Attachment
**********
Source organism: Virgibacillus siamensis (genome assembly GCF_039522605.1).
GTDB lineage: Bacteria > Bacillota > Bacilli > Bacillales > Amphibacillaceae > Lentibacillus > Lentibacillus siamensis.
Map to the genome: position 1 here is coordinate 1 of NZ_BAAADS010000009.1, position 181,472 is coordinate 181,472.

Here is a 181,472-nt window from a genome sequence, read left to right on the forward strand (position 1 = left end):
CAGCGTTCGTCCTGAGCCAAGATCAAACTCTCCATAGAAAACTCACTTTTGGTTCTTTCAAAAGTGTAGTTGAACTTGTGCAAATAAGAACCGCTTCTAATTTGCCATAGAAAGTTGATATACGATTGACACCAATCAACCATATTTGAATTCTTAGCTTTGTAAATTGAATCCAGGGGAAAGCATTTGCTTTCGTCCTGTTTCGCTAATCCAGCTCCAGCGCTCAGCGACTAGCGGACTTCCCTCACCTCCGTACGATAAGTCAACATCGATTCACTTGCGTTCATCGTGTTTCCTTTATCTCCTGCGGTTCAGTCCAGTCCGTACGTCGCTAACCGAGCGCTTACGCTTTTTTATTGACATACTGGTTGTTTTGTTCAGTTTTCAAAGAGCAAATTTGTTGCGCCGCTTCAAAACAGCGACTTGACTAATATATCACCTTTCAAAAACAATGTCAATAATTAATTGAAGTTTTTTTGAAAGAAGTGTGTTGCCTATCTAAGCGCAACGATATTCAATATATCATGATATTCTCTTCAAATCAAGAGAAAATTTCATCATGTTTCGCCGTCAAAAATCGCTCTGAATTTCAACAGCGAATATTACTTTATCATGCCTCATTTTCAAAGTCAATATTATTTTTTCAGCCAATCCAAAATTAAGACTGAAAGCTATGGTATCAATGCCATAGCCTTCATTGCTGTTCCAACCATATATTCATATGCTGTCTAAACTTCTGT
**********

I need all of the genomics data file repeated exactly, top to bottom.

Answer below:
Source organism: Virgibacillus siamensis (genome assembly GCF_039522605.1).
GTDB lineage: Bacteria > Bacillota > Bacilli > Bacillales > Amphibacillaceae > Lentibacillus > Lentibacillus siamensis.
Map to the genome: position 1 here is coordinate 1 of NZ_BAAADS010000009.1, position 181,472 is coordinate 181,472.

Here is a 181,472-nt window from a genome sequence, read left to right on the forward strand (position 1 = left end):
CAGCGTTCGTCCTGAGCCAAGATCAAACTCTCCATAGAAAACTCACTTTTGGTTCTTTCAAAAGTGTAGTTGAACTTGTGCAAATAAGAACCGCTTCTAATTTGCCATAGAAAGTTGATATACGATTGACACCAATCAACCATATTTGAATTCTTAGCTTTGTAAATTGAATCCAGGGGAAAGCATTTGCTTTCGTCCTGTTTCGCTAATCCAGCTCCAGCGCTCAGCGACTAGCGGACTTCCCTCACCTCCGTACGATAAGTCAACATCGATTCACTTGCGTTCATCGTGTTTCCTTTATCTCCTGCGGTTCAGTCCAGTCCGTACGTCGCTAACCGAGCGCTTACGCTTTTTTATTGACATACTGGTTGTTTTGTTCAGTTTTCAAAGAGCAAATTTGTTGCGCCGCTTCAAAACAGCGACTTGACTAATATATCACCTTTCAAAAACAATGTCAATAATTAATTGAAGTTTTTTTGAAAGAAGTGTGTTGCCTATCTAAGCGCAACGATATTCAATATATCATGATATTCTCTTCAAATCAAGAGAAAATTTCATCATGTTTCGCCGTCAAAAATCGCTCTGAATTTCAACAGCGAATATTACTTTATCATGCCTCATTTTCAAAGTCAATATTATTTTTTCAGCCAATCCAAAATTAAGACTGAAAGCTATGGTATCAATGCCATAGCCTTCATTGCTGTTCCAACCATATATTCATATGCTGTCTAAACTTCTGT